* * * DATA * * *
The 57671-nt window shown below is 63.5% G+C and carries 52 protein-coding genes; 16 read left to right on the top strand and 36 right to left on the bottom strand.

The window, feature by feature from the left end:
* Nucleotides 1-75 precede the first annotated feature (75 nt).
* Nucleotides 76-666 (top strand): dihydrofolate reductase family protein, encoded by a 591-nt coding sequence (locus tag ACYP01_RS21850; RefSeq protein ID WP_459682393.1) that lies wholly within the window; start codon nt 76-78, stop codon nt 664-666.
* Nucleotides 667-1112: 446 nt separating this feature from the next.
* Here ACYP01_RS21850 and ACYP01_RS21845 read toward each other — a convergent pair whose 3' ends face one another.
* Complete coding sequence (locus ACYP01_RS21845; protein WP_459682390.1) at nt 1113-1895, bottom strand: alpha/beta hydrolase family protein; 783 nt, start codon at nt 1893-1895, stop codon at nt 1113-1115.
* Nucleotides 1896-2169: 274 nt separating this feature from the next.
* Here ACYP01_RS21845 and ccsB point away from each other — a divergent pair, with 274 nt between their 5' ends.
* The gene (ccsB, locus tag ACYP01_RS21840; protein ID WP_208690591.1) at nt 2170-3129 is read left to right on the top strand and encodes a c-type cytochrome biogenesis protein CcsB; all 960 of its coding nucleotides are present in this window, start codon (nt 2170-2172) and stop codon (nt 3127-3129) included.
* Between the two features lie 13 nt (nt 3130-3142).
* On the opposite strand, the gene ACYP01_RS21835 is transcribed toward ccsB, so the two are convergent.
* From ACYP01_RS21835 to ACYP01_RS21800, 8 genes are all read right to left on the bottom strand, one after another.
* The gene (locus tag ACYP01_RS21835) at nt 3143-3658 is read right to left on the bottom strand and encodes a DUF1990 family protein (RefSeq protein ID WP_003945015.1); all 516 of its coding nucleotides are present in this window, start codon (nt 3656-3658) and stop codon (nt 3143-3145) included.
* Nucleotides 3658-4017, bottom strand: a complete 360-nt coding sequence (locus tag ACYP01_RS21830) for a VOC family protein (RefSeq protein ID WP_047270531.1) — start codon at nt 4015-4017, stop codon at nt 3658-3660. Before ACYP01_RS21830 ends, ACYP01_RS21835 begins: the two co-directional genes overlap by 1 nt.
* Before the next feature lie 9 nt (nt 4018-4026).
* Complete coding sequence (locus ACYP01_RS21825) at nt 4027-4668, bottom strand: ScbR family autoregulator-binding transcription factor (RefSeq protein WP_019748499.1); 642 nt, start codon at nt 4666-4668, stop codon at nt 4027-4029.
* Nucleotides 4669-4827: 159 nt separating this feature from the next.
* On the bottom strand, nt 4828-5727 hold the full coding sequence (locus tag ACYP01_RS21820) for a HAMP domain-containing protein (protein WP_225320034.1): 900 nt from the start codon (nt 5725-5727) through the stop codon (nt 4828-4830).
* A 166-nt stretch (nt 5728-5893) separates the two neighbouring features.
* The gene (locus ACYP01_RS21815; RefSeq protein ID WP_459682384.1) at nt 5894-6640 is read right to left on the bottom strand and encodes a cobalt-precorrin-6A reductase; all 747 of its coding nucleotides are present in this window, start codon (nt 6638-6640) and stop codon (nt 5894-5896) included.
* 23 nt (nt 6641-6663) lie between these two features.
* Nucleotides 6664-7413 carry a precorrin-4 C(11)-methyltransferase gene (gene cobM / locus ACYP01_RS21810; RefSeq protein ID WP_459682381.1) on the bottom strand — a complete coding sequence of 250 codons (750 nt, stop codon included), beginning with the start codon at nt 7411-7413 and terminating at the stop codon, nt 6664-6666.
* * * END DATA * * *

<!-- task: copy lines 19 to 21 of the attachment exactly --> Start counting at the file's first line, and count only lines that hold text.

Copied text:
* On the bottom strand, nt 4828-5727 hold the full coding sequence (locus tag ACYP01_RS21820) for a HAMP domain-containing protein (protein WP_225320034.1): 900 nt from the start codon (nt 5725-5727) through the stop codon (nt 4828-4830).
* A 166-nt stretch (nt 5728-5893) separates the two neighbouring features.
* The gene (locus ACYP01_RS21815; RefSeq protein ID WP_459682384.1) at nt 5894-6640 is read right to left on the bottom strand and encodes a cobalt-precorrin-6A reductase; all 747 of its coding nucleotides are present in this window, start codon (nt 6638-6640) and stop codon (nt 5894-5896) included.